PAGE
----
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Home | Up | MiniFlash-1 Manual | MiniFlash-2 Manual | MiniFlash Assembly | DOWNLOAD SOFTWARE
Updated: July 17, 2013


Assembly Instructions




Testing & Operation


Note: All pictures that follow are "clickable".  Clicking on them will show you an enlargement!

A lil' history ...
    These are instructions on how to build the Mini-Flash Controller kit (parts)

Parts & Tools List ...

1) One (1) PIC 12F683 Chip (preprogrammed with Mini-Flash code)
2) Three (3) 10K ohm resistors (2 for Miniflash, 1 for programming cable)
3) One (1) 2.2K resistor
4) One (1) Servo Lead/Pigtail wire for Mini-Flash
5) One (1) 16 pin (8x2) Dual-Row header (male)
6) Four (4) 2N2222 NPN Transistors
7) One (1) RS-232 9-pin female connector (to connect to PC com port)
8) One (1) RS-232 9-pin Hood/Cover
9) One (1) Programming Cable Wire (i.e. Servo Extension)
10) One (1) Programming cable wire (2 conductor wire, 4' or so)
11) 8 dual-row headers (mating connectors for Mini-Flash Header)
12) 3 pieces of heat shrink tubing for assembly (for Mini-Flash & programming cable)

(Note: Customer is responsible for supplying LEDs and connecting wires... LEDs, wire and connectors are sold separately in the DIYRC webstore)

Building Instructions...
(Some diagrams to refer to during assembly)



The Mini-Flash Kit (contents)...

(Programming cable wires, Mini-Flash Controller parts and RS-232 DB9 shell/case)




Picture of the contents for the Mini-Flash controller

Programming/Control servo cable, three 10K resistors, one 2.2K resistor, pre-programmed PIC chip, four 2N2222 transistors, 16-pin dual row (2x8) header connector, 8 LED connectors and the printed circuit board (PCB)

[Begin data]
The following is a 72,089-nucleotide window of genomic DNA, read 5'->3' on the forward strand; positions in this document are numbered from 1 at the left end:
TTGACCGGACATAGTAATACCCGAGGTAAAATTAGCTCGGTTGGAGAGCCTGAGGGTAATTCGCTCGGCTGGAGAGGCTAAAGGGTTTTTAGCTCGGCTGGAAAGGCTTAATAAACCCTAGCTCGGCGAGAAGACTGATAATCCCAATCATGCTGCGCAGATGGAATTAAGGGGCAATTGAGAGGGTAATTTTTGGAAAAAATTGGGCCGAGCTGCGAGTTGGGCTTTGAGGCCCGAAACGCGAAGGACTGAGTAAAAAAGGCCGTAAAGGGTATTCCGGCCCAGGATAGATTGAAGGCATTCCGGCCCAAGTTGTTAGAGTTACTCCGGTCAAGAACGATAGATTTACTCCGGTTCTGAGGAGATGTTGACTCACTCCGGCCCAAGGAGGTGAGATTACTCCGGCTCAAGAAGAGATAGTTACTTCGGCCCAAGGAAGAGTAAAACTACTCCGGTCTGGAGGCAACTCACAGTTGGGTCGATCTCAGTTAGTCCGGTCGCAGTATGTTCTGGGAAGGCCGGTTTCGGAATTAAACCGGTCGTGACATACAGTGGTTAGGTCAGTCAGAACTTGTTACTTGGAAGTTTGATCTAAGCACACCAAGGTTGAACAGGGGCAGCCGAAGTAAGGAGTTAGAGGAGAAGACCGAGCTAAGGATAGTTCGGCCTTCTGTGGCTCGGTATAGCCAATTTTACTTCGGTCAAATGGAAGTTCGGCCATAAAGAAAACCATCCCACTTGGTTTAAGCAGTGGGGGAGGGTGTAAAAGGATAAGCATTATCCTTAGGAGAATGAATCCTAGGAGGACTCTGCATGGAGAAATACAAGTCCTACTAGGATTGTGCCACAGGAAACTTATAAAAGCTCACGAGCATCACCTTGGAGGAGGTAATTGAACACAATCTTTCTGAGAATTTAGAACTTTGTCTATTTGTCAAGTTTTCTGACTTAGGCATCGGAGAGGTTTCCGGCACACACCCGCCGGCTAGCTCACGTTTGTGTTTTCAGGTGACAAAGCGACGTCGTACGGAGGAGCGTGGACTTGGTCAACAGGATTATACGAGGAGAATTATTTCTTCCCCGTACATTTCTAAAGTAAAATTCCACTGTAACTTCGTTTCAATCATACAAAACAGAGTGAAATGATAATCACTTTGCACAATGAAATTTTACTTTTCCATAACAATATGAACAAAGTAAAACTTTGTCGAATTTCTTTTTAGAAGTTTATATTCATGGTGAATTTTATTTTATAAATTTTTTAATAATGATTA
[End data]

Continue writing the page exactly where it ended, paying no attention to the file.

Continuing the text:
(Note: Color of wires supplied might vary)





P.C.B. Assembly:

Soldering the machine pin connector onto the PCB



Soldering of the machine pin header completed (use plenty of solder).




Inserting the transistors one at a time... be sure flat side of transistor faces the header




After inserting all four (4) transistor, bend over leads and snip

Be sure transistors are pushed all the way down, so they touch the PCB


Solder all the transistors in place (don't use too much heat though)

You could also use a small alligator clip which you could clip on the transistor to dissipate heat.  I always do and never had a transistor go bad on me when soldering.  Use a low wattage iron too (i.e. 25w or so)


Now, insert the two 10K resistors, the 2.2K resistor, the PIC and again, bend and snip all leads. 

NOTE:  R3 (bottom resistor) is the 2.2K resistor (other two above this are 10K each)


Notice how the leads are bend down towards the PCB.  This makes for easier soldering.




NOTE:  Pay close attention to how the leads are connected to the Mini-Flash.  The ground lead (black) is connected closest to the transistors.

Note: I sometimes supply different servo leads which have black, red and white wires.  On these, Red=Orange, White=Green and Black=Black.


PIC, resistors and servo wire connections are then soldered.  Again use minimal heat when soldering the PIC connections.  You could also use a small alligator clip which you could clip on the PIC's leads to dissipate heat.  I always do and never had a PIC go bad on me when soldering.  Use a low wattage iron too (i.e. 25w or so)


Flip the PCB over and be sure all leads are snipped and tidy.